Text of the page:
Does Medicare Cover Radio Frequency Ablation?
Radio frequency ablation is a procedure that uses radio waves to generate heat. These waves can then target tissues in a specific area.
The most common reason this procedure is done is to manage pain. For pain treatment, the ablation procedure targets nerves, specifically those that produce pain signals.
Your Medicare benefits will likely cover some of the associated costs of a radio frequency ablation, and the exact out-of-pocket expenses vary based on your specific plan.
Medicare Benefits Solutions
Nov 14, 2020
What is Radiofrequency Ablation?
Radio frequency ablation is used to interrupt pain signals to the brain. The most common areas where this procedure is performed are the neck, back, sacrum area, hip joints, and shoulder joints.
By targeting nerves, it can help relieve pain triggered by twisting or bending, associated with whiplash, or that radiates or spreads down extremities.
Minimally invasive radiofrequency ablation is used as therapy for:
- Peripheral nerve pain
- Benign and malignant tumors
- Facial pain cause by neuralgia
- Treating chronic back and neck pain
- Sealing off diseased veins in the legs due to chronic venous insufficiency
This procedure is done on an outpatient basis, which means that you will be able to return home the same day of the surgery with no overnight hospital stay being required.
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Preparing for Ablation Procedure
Before the procedure, your physician may conduct certain testing to ensure an ablation is the proper choice for you. This is often done by triggering nerves in a specific area and seeing if that stimulation replicates your pain. If so, it is likely that using radio frequency ablation could help reduce pain levels and alleviate symptoms.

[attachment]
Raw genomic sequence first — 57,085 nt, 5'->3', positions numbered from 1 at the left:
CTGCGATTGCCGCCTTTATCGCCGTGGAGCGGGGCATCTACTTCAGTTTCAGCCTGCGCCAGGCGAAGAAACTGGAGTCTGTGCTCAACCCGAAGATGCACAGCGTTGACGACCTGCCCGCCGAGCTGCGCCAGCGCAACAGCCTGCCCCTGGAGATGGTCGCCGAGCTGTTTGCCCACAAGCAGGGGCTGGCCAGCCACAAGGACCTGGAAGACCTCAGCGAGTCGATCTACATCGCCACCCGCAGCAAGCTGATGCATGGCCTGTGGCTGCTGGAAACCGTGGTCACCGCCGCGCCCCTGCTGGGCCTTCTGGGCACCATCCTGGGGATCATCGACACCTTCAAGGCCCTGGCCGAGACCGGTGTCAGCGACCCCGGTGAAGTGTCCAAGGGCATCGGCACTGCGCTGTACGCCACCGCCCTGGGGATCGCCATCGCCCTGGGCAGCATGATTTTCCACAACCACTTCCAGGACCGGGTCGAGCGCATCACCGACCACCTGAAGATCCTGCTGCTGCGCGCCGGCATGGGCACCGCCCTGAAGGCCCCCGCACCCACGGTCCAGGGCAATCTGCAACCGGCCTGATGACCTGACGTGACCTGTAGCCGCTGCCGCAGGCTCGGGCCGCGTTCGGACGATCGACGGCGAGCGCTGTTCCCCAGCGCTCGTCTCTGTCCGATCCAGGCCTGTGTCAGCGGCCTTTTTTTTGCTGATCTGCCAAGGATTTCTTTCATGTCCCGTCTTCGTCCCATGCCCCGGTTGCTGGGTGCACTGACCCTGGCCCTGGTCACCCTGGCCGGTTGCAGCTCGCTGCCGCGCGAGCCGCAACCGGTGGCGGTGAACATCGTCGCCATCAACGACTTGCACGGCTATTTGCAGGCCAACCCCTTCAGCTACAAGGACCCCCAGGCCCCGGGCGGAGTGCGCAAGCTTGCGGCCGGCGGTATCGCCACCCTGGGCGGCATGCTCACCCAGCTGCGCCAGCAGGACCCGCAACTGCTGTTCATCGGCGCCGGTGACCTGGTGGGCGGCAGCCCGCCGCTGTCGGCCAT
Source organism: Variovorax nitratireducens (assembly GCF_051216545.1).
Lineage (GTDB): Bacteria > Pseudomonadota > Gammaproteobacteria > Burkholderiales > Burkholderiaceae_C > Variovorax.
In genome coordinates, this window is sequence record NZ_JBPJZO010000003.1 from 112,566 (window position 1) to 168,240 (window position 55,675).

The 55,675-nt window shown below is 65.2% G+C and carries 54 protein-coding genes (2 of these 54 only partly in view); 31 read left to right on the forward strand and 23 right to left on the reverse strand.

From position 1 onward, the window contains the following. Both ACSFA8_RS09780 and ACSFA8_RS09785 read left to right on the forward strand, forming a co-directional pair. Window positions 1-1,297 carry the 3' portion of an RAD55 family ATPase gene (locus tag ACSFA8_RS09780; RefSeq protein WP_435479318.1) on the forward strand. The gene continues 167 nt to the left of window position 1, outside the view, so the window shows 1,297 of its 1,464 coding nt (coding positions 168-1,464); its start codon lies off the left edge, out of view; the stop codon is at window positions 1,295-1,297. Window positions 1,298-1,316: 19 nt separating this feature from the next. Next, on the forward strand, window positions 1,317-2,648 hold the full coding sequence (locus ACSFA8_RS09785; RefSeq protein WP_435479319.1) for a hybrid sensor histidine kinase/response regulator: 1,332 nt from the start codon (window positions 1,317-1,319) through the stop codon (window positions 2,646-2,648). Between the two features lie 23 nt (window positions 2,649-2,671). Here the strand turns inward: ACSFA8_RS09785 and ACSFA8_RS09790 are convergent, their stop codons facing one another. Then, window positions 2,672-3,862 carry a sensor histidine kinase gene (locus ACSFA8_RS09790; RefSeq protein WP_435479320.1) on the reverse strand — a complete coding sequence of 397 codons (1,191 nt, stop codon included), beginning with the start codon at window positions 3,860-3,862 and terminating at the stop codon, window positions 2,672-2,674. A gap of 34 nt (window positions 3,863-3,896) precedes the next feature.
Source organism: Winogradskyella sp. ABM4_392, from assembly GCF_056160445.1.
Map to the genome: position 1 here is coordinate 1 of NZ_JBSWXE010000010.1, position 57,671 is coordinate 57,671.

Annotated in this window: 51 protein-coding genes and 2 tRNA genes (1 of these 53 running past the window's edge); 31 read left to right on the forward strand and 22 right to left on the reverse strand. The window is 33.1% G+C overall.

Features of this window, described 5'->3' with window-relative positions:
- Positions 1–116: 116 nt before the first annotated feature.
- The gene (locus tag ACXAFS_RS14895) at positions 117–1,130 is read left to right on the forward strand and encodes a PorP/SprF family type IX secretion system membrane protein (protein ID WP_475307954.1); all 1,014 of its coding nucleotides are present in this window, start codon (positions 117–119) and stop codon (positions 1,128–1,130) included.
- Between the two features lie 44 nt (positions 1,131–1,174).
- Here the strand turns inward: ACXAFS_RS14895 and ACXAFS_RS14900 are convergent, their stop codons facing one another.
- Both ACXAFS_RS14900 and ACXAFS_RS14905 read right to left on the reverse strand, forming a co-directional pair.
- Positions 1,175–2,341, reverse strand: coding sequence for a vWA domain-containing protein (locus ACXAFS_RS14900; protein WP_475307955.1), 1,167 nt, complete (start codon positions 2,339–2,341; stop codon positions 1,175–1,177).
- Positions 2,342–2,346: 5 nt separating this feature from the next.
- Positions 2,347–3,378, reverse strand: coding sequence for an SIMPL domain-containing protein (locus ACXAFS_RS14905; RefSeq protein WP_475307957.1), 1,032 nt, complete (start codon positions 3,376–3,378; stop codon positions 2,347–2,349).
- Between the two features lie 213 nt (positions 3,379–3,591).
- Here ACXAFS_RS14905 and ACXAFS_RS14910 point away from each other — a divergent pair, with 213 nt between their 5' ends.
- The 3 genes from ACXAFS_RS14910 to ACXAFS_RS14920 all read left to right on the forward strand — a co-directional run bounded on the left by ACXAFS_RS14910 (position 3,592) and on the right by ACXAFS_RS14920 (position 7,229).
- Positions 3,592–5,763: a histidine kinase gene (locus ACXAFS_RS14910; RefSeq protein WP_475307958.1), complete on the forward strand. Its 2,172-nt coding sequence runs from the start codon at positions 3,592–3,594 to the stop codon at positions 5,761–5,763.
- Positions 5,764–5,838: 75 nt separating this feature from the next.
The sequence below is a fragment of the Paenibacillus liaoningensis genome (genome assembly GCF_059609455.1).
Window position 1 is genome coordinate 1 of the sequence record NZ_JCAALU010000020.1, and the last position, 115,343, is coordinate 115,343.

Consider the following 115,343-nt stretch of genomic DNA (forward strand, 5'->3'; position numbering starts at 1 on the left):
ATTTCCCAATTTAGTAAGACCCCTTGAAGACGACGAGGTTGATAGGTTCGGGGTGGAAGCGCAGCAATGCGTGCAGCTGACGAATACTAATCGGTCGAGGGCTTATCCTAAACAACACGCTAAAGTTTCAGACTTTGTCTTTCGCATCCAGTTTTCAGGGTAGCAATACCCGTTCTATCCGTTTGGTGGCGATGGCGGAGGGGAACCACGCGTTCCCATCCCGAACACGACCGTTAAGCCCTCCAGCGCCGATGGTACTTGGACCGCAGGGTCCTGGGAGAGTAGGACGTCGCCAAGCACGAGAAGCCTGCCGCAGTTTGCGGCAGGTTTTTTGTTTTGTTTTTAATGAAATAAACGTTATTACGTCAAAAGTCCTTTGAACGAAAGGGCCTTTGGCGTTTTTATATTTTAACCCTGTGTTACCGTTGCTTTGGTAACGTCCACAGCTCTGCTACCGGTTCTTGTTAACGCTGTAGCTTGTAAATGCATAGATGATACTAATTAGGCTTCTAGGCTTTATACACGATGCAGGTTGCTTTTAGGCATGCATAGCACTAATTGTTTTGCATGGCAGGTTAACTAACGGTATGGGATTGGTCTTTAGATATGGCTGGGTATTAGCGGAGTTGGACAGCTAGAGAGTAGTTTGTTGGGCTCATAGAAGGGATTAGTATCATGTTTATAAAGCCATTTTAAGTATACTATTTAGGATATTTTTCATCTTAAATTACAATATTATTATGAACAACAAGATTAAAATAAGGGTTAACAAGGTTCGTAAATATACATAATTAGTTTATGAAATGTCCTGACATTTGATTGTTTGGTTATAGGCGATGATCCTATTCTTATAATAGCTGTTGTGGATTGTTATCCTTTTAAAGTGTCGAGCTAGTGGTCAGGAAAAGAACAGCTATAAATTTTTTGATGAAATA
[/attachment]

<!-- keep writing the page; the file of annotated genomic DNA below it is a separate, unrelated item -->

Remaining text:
These procedures involve having a needle placed through the skin and into the area causing you pain. The physician will use visual imaging scans to ensure that the needle is placed in the correct area to effectively target the tissues. The most common visualization technique is fluoroscopy, and various forms of x-ray and ultrasound can be used to confirm needle location.
Prior to needle placement, you will be given a local injection of numbing medication in the area where the needle will be inserted. This will reduce discomfort during the procedure. You may also receive IV medications to help you relax and be more comfortable. After the surrounding area is numb, the needle will be inserted and guided using x-ray or ultrasound.
Once the needle is properly positioned, radio waves will be delivered though the needle and into the targeted nerves. The electrical current and generated heat work to disrupt nerve transmissions to prevent pain from being transmitted from the tissues to the brain and spinal cord. While this procedure can be very effective, it is not permanent. Because of this, you may be required to repeat the procedure once the pain begins to return.
What are the Associated Risks?
While generally quite safe, undergoing is associated with a few potential side effects and risks. Afterwards, you may have temporary numbness or pain at the injection site, but this should alleviate quickly. While rare, more severe side effects may occur as well, including bleeding, infection, or nerve damage.
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Does Medicare Cover Radio Frequency Ablation?
For Medicare to provide reimbursement for this procedure, it must be deemed medically necessary by your provider. In addition, since this treatment is more invasive, you will likely need to provide proof that you have attempted to use other therapy options and that they have failed to relieve your symptoms.
You must also be sure to have the ablation completed in a facility and by a physician that are both approved by Medicare. Using a provider or facility that does not accept Medicare assignment can result in significantly higher out-of-pocket costs.
The part of Medicare that covers the procedure will depend on where it is performed. Since radio frequency ablations are generally outpatient procedures, Medicare Part B will cover the costs much of the time. In this case, you will pay 20 percent of the Medicare-approved amount of the procedure, any amount to reach your deductible, and your monthly premium payment.
If the procedure is done while you are admitted to an inpatient facility, it will be covered by Medicare Part A. Part A is not usually associated with a premium payment, but you will have to ensure your deductible is met. Medicare Advantage plans must provide the same coverage as Original Medicare, but the exact costs will depend on your plan.
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